This is my last memo: I am retiring after 17 years as editor. I’ve worked with too many people to be able to thank them individually, but for most of those years I have had Frank Diamond as my managing editor, and I couldn’t have edited this magazine without him.
And Frank will continue to be the managing editor as Peter Wehrwein takes over as editor. Peter, a Yale grad, was editor of Harvard Health Letter, a monthly general interest health newsletter published by Harvard Medical School, for a dozen years.
Peter’s connections to Managed Care and its readers go way back to the late 1990s, when he wrote articles for us on capitation, disease management, and managed care’s PR problems. He resumed writing for me about two years ago, and has lately been specializing in ACOs — he has been writing the new ACO Update column.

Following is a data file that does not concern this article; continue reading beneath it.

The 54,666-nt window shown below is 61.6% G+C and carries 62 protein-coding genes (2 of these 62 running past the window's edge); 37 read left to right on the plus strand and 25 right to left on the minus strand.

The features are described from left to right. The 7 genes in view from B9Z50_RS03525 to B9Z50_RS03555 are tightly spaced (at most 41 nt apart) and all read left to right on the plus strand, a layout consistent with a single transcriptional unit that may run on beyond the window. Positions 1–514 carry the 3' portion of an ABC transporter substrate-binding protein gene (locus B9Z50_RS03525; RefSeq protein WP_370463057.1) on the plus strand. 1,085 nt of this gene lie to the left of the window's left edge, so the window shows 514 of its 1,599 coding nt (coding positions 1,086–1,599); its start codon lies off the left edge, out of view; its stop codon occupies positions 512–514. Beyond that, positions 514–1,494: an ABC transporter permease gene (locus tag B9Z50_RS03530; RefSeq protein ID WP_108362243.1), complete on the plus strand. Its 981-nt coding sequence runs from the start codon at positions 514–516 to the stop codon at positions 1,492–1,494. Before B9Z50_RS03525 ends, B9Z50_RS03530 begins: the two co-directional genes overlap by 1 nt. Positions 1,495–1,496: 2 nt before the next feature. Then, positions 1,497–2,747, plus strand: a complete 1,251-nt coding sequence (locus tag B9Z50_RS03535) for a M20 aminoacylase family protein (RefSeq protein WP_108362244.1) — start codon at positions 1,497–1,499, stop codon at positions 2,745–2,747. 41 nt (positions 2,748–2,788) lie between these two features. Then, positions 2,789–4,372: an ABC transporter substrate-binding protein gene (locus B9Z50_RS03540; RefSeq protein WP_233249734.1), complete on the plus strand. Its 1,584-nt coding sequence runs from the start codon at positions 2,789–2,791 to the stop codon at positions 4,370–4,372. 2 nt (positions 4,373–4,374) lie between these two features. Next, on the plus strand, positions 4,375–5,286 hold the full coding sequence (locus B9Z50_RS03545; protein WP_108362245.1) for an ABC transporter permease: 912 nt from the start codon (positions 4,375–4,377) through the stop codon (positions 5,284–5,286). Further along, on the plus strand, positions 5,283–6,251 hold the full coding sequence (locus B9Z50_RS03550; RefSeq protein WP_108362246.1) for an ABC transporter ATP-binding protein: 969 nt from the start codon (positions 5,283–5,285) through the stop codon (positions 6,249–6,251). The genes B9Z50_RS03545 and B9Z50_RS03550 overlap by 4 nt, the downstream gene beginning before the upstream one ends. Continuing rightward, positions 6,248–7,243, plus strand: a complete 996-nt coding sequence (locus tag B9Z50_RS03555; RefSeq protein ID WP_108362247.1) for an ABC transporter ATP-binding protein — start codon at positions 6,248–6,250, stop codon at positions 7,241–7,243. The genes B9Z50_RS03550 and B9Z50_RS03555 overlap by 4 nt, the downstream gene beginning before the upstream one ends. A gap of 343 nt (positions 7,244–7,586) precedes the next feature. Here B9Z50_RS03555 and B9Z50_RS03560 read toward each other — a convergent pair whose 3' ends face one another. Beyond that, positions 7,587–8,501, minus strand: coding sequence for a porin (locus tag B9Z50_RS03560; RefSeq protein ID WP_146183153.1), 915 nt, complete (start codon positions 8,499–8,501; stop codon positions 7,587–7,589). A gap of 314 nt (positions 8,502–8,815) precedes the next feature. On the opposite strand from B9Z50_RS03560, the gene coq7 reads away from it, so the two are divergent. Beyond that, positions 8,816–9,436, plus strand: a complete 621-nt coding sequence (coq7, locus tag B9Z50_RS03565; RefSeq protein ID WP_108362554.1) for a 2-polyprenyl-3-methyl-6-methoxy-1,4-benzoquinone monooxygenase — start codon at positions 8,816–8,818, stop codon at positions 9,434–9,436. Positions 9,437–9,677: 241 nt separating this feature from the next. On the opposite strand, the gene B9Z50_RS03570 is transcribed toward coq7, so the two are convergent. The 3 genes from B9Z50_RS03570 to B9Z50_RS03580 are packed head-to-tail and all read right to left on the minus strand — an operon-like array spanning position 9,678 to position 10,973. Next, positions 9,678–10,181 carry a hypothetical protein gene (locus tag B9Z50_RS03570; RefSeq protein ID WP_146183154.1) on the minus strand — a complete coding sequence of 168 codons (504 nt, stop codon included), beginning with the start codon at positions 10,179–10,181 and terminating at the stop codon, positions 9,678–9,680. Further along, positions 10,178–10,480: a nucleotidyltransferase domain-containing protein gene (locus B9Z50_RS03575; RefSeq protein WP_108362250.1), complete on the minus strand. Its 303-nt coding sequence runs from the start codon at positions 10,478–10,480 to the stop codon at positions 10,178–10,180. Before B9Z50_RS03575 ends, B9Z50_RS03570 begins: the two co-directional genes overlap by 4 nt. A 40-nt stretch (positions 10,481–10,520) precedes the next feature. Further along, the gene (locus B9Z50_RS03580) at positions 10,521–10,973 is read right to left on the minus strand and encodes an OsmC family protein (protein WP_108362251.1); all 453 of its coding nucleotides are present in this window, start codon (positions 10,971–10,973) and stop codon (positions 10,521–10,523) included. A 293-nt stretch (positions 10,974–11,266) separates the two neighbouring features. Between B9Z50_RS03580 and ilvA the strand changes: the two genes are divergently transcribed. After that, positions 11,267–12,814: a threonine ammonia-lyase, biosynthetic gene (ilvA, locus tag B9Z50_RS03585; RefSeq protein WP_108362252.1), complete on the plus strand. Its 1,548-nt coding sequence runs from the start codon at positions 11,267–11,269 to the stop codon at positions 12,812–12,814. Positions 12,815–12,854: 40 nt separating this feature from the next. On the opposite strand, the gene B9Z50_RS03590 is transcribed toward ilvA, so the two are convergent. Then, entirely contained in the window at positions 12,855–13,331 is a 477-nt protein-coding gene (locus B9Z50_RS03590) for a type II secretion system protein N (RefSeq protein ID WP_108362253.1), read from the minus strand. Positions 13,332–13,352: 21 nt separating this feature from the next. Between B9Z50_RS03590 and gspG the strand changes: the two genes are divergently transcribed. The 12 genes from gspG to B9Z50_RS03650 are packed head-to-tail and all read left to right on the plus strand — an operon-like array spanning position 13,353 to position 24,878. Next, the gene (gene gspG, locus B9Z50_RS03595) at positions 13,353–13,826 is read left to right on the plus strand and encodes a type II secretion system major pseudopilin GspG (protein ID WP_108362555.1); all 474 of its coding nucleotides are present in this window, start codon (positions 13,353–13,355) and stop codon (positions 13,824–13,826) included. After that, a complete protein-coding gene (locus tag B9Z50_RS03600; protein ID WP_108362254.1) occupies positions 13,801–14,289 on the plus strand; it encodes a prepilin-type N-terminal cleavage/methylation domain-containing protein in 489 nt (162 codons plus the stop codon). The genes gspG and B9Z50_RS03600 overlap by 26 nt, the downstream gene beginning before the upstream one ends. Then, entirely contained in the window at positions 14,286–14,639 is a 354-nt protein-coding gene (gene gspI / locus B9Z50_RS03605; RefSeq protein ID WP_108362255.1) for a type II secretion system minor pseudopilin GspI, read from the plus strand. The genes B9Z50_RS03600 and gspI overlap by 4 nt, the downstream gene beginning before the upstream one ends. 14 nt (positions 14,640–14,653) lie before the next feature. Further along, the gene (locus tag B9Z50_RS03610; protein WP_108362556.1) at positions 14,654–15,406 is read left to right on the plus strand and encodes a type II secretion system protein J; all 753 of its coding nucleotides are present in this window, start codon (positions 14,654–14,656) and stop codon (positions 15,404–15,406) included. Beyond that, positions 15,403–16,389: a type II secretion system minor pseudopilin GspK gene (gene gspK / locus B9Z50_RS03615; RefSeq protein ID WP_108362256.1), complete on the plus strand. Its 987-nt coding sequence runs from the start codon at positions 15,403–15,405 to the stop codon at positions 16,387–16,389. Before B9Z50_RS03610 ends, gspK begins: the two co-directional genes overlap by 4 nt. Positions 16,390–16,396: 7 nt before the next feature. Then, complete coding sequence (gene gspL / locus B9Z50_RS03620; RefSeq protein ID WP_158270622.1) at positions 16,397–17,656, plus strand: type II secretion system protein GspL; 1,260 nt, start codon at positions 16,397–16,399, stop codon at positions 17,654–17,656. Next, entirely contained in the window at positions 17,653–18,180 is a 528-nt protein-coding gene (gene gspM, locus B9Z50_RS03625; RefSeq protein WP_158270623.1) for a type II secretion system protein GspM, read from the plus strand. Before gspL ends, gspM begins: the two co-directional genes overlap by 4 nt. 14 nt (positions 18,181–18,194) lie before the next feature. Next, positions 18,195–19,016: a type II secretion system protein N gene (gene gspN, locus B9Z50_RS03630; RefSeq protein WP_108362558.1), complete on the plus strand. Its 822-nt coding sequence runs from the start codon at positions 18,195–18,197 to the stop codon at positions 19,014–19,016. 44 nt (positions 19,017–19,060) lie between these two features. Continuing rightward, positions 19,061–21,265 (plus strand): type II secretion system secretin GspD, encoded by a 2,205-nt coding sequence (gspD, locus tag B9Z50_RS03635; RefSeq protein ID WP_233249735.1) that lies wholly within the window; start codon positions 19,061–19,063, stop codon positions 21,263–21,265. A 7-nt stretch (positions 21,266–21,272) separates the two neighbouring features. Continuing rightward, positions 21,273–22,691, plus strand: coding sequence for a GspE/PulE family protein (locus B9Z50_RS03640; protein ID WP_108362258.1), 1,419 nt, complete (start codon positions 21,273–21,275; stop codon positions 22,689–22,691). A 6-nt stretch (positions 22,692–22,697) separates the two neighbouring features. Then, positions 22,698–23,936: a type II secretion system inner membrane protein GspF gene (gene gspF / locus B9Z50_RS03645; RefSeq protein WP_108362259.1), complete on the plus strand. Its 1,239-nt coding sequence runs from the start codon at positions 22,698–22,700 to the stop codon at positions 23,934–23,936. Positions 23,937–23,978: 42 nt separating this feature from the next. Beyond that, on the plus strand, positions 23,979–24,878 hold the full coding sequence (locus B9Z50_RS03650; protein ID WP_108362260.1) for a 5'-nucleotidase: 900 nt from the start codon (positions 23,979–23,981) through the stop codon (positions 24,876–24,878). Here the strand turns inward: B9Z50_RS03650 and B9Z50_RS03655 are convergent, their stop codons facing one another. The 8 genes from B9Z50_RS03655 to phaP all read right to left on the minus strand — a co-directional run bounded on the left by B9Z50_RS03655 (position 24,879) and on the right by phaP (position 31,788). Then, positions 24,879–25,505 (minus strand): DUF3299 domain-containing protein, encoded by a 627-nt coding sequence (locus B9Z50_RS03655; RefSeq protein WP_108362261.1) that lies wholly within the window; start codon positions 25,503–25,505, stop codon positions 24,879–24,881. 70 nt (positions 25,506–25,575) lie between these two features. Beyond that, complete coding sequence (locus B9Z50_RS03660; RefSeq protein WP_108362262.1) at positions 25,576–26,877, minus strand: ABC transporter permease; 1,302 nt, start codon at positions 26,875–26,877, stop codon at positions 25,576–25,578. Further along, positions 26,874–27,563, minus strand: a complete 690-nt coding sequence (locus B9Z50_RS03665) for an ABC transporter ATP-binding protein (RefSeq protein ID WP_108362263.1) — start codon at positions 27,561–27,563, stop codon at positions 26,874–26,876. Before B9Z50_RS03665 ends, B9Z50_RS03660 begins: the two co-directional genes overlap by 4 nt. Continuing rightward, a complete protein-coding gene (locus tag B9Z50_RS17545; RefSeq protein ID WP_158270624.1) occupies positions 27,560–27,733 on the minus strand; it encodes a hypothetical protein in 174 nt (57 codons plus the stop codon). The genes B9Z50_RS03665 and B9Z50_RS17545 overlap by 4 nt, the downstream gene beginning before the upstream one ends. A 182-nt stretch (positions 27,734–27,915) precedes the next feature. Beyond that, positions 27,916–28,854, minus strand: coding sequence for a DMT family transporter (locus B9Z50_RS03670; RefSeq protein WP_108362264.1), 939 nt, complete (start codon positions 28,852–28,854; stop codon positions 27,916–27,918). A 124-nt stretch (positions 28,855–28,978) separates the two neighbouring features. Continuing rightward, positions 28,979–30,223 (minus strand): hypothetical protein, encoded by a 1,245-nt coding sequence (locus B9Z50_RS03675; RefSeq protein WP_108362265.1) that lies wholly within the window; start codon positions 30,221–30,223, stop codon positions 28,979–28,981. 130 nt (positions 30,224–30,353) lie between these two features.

Like me, Peter spent his early career in newspapers. Although the economics of newspaper journalism have fallen apart, the outlook and values that we both learned in newsrooms have staying power: accuracy, balance, relevance, and, occasionally publishing a piece just because it’s fun.
I have tried to be scrupulously fair and impartial and not politically partisan, and, if anything, I have published more views contrary to my own than ones that are similar. This issue is an exception. Normally I do a major interview each month with a significant person in health care: chief medical officers at health plans, professors of economics and health care policy — many different voices and agendas. This month, however, senior contributing editor MargaretAnn Cross interviews me.
I would not be writing this if the publication’s founding publisher, Timothy J. Stezzi, and his business partner, Timothy P. Search, had not had continued faith in me. I salute them and all my colleagues. Farewell.